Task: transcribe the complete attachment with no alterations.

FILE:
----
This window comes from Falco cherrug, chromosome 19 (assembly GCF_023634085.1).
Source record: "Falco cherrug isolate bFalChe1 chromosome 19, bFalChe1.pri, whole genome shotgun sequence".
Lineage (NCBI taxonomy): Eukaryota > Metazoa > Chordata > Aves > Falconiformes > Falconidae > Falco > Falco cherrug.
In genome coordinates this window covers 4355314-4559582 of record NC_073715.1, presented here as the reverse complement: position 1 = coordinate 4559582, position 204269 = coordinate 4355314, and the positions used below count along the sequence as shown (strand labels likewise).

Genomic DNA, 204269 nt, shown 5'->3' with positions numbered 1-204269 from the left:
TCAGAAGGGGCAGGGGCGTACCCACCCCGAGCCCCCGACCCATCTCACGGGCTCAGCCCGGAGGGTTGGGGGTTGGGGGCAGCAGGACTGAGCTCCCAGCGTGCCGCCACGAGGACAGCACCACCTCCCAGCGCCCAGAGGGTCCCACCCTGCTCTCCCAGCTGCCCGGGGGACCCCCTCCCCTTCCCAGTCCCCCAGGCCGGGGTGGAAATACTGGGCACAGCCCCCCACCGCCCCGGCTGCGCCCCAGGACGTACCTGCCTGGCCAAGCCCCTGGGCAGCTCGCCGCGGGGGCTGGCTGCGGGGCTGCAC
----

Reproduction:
This window comes from Falco cherrug, chromosome 19 (assembly GCF_023634085.1).
Source record: "Falco cherrug isolate bFalChe1 chromosome 19, bFalChe1.pri, whole genome shotgun sequence".
Lineage (NCBI taxonomy): Eukaryota > Metazoa > Chordata > Aves > Falconiformes > Falconidae > Falco > Falco cherrug.
In genome coordinates this window covers 4355314-4559582 of record NC_073715.1, presented here as the reverse complement: position 1 = coordinate 4559582, position 204269 = coordinate 4355314, and the positions used below count along the sequence as shown (strand labels likewise).

Genomic DNA, 204269 nt, shown 5'->3' with positions numbered 1-204269 from the left:
TCAGAAGGGGCAGGGGCGTACCCACCCCGAGCCCCCGACCCATCTCACGGGCTCAGCCCGGAGGGTTGGGGGTTGGGGGCAGCAGGACTGAGCTCCCAGCGTGCCGCCACGAGGACAGCACCACCTCCCAGCGCCCAGAGGGTCCCACCCTGCTCTCCCAGCTGCCCGGGGGACCCCCTCCCCTTCCCAGTCCCCCAGGCCGGGGTGGAAATACTGGGCACAGCCCCCCACCGCCCCGGCTGCGCCCCAGGACGTACCTGCCTGGCCAAGCCCCTGGGCAGCTCGCCGCGGGGGCTGGCTGCGGGGCTGCAC